BOULDER, CO (June 22, 2021) – The Effect of Constitutional Provisions on Education Policy and Outcomes, a recent report from the Federal Reserve Bank of Minneapolis, examines the potential effects of amending education clauses contained in states’ constitutions.
Bruce D. Baker of Rutgers University reviewed the report and found its conclusions to be overly simplistic, despite using excessively complex analyses to make its case.
The apparent intent of the Federal Reserve Bank report is to provide an empirical justification for amending the education clause of Minnesota’s constitution. Specifically, the report lays out four independent empirical analyses in an attempt to advance a theory of action for improving education quality. This theory of action asserts that amending these education clauses to include strong language regarding a legislative duty to fund schools leads to increased citizen leverage, potential judicial intervention, and adopted legislation—all of which lead to better school quality and student outcomes.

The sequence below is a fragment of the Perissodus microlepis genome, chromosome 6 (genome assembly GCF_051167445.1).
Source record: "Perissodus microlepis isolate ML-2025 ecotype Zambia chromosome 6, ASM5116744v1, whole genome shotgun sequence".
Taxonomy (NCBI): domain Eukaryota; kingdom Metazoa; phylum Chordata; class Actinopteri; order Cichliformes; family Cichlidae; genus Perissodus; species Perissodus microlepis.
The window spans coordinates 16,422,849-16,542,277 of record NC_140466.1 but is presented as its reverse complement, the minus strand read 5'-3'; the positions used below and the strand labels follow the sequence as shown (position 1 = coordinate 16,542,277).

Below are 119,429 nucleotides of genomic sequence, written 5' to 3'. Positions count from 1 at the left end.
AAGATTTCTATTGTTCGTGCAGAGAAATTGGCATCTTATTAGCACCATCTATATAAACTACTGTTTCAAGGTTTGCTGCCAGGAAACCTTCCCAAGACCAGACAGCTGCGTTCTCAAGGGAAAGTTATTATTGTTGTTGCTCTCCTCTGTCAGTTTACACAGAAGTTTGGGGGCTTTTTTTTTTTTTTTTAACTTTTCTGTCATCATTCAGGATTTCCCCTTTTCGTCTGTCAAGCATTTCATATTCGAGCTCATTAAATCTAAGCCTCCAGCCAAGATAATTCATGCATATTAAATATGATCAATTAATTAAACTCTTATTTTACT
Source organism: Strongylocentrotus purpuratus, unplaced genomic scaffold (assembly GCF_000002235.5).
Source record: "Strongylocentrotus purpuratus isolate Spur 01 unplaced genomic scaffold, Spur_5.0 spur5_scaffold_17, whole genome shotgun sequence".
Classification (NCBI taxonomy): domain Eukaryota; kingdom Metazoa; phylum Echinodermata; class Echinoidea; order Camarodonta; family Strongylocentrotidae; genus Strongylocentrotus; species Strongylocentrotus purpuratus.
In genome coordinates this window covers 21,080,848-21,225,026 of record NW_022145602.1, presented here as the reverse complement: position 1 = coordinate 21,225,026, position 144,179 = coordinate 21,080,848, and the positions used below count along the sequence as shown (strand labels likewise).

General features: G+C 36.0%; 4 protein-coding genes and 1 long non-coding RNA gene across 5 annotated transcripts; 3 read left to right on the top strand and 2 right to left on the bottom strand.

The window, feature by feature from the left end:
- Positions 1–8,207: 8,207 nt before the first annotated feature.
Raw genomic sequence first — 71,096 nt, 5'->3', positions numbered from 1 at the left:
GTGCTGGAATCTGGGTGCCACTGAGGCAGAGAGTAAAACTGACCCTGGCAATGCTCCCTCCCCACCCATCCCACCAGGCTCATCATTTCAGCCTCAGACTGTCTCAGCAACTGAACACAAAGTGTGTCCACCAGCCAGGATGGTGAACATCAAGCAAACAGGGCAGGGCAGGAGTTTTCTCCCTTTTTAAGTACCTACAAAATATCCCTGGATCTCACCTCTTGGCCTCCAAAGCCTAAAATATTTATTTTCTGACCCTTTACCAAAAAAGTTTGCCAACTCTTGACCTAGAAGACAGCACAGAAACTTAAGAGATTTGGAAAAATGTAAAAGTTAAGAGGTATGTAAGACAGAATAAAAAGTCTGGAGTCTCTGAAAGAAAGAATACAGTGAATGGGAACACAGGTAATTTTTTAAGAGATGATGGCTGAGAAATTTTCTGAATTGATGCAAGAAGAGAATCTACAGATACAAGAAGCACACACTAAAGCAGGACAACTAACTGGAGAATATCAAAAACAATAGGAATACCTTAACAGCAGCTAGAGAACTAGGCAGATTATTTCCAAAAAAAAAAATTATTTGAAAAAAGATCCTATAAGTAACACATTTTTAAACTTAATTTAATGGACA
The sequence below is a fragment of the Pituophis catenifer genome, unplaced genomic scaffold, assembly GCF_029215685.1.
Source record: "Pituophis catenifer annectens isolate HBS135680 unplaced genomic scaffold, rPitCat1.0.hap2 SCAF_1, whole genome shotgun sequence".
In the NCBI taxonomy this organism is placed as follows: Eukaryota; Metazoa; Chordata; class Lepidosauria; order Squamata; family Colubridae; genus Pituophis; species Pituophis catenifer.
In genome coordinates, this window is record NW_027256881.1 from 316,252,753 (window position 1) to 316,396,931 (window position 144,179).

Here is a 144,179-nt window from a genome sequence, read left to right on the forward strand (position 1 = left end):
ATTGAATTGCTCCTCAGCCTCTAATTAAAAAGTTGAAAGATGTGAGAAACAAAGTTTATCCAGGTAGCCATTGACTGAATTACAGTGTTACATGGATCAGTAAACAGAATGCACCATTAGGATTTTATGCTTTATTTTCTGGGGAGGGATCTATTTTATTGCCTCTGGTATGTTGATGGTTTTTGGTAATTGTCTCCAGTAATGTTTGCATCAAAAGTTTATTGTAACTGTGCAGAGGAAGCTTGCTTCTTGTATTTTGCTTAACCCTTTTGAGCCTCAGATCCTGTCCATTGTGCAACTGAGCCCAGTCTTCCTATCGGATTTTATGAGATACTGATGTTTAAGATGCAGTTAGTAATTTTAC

Unfortunately, the four analyses presented in the report use methods and models that exceed the capacity and quality of the data. In addition, these methods and models are inadequately linked to one another or to the theory of action.
Professor Baker concludes that the report provides little evidentiary basis for the proposed theory of action or for the current campaign to amend the Minnesota constitution.
Find the review, by Bruce D. Baker, at:
Find The Effect of Constitutional Provisions on Education Policy and Outcomes, written by Scott Dallman, Anusha Nath and Filip Premik and published by the Federal Reserve Bank of Minneapolis, at: